Page last updated at 12:16 GMT, Friday, 13 February 2009

Boss sackings add to Chelsea loss

Chelsea midfield player Deco is tackled
Any future Chelsea transfer spending will be funded by sales

Chelsea Football Club has revealed a 65.7m ($95m) loss for the financial year to the end of June 2008.

The amount includes a total of 23m in compensation paid to Jose Mourinho, Avram Grant and five coaches who left the club during the year.

However, it does not cover the sacking of Luiz Felipe Scolari, who was axed from Stamford Bridge this week.

The latest in a string of hefty losses will ultimately be borne by Chelsea's Russian owner, Roman Abramovich.

Continuing commitment

The BBC has learned that Mr Abramovich's investment in the club has reached 710m.

He has now changed part of that investment from an interest-free loan into shares in the club, as a sign of continuing commitment to Chelsea.

The move will also help defuse European criticism that Chelsea is a heavily indebted business, says BBC business correspondent Nils Blythe.

In another attempt to scale back its debt, the club is aiming to pay for any purchases this summer by selling players.

'Strong business base'

The club has also reiterated its intention "to require zero cash funding from the owner [Roman Abramovich] at the beginning of the financial year 2009/2010".

Chelsea chief executive Peter Kenyon added: "There is no doubt that the positive upward trends of turnover and the continued reduction in losses shows that Chelsea is building a strong business base to build on in what will be challenging times.

Like an investment bank Chelsea is taking a vow to live slightly less high on the hog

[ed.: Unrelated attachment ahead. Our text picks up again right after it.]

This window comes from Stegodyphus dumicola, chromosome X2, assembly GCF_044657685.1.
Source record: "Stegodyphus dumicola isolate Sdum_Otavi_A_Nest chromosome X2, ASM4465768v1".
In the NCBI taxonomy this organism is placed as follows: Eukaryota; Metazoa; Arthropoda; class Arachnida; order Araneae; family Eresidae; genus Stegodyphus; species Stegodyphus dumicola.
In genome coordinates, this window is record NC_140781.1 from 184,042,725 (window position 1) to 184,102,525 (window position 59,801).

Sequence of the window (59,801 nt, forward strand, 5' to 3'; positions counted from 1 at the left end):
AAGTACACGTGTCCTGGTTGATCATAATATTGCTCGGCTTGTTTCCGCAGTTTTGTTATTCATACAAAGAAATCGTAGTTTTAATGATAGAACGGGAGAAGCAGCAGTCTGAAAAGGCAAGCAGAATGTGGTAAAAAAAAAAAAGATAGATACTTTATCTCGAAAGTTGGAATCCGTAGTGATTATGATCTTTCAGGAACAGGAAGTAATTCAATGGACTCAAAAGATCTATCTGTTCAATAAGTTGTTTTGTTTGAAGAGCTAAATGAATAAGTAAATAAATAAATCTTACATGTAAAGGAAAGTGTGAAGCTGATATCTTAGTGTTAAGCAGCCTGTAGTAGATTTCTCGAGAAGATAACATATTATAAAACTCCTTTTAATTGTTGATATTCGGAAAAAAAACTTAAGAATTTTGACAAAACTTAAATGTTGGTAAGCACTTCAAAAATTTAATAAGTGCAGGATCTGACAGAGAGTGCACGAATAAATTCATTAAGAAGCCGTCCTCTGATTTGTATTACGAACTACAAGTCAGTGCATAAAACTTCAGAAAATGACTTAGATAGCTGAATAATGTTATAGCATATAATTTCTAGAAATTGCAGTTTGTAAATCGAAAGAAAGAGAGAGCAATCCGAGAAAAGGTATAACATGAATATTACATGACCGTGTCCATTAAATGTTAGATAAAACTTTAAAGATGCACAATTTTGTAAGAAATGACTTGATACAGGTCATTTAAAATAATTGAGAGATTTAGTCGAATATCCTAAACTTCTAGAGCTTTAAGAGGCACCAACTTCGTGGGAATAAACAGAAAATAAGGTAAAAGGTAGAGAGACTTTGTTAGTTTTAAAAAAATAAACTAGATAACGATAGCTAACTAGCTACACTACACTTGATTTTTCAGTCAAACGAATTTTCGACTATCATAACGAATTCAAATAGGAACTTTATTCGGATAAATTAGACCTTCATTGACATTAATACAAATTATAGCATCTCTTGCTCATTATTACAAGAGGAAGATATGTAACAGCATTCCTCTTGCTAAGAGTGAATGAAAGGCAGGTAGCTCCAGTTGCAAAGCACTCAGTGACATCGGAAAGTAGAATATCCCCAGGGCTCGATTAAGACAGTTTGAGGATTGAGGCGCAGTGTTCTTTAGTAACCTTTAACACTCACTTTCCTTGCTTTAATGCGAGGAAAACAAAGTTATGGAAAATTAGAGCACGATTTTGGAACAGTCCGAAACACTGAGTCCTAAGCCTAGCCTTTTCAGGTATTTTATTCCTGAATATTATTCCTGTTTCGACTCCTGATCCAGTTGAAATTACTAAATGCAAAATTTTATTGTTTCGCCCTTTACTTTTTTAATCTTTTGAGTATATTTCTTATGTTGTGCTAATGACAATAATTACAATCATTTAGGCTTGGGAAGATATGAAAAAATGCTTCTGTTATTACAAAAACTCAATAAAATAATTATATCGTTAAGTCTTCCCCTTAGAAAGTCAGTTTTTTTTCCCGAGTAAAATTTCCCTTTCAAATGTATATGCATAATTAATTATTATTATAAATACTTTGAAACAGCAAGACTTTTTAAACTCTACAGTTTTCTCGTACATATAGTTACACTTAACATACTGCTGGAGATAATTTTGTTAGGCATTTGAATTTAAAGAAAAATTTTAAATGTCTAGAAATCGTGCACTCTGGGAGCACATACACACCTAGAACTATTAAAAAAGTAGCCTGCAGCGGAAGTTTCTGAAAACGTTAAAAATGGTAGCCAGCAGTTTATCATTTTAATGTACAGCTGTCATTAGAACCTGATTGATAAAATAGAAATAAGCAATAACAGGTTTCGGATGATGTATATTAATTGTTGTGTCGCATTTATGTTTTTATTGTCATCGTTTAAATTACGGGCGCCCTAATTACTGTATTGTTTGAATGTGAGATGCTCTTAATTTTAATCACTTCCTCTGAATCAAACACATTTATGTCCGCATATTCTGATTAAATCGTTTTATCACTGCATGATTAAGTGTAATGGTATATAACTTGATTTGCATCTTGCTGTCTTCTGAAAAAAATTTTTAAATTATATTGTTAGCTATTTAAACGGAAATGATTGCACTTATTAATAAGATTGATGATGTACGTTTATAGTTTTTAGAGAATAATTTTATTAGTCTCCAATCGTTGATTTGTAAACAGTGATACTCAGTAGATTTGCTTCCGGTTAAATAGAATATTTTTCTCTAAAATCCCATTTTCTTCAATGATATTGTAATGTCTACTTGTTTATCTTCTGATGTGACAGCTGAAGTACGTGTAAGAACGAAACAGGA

BBC business editor Robert Peston

"This is even more evident given that the results were adversely affected by the exceptional items."

He also said that any squad restructuring in the summer would be funded predominantly by sales, and that over the past five years the club had "consistently reduced our net transfer spend".

The BBC's business editor Robert Peston said Mr Abramovich and the club's executives were "doing what they can to transform Chelsea from a trophy asset that only a multi-billionaire could own into a something that might be describable as a business".

Our correspondent added: "And if that remarkable transformation were achieved, Abramovich could perhaps sell the club without suffering a humiliating loss and without leaving Chelsea as an over-mortgaged financial wreck."

Losses reduced

Of the 23m compensation paid to former managers and coaches, the bulk of the money was paid to Jose Mourinho.

His replacement, Avram Grant, lasted just eight months before leaving the club to be succeeded by Scolari - who reports suggest could walk away with 7.5m having been only seven months into a two-year contract.

The club's loss is slightly better than the 74m lost last year and 80.2m in 2006/7. It is also some way short of the record 140m announced by Chelsea in 2004/2005.

The club came fifth on the list of the world's richest clubs in 2007/8 - behind Real Madrid, Manchester United, Barcelona and Bayern Munich.

However, Deloitte's Football Money League is based on revenue and does not take debt into account.

Some European clubs have been critical about the level of debt that some leading English clubs, such as Chelsea and Manchester United, are carrying.

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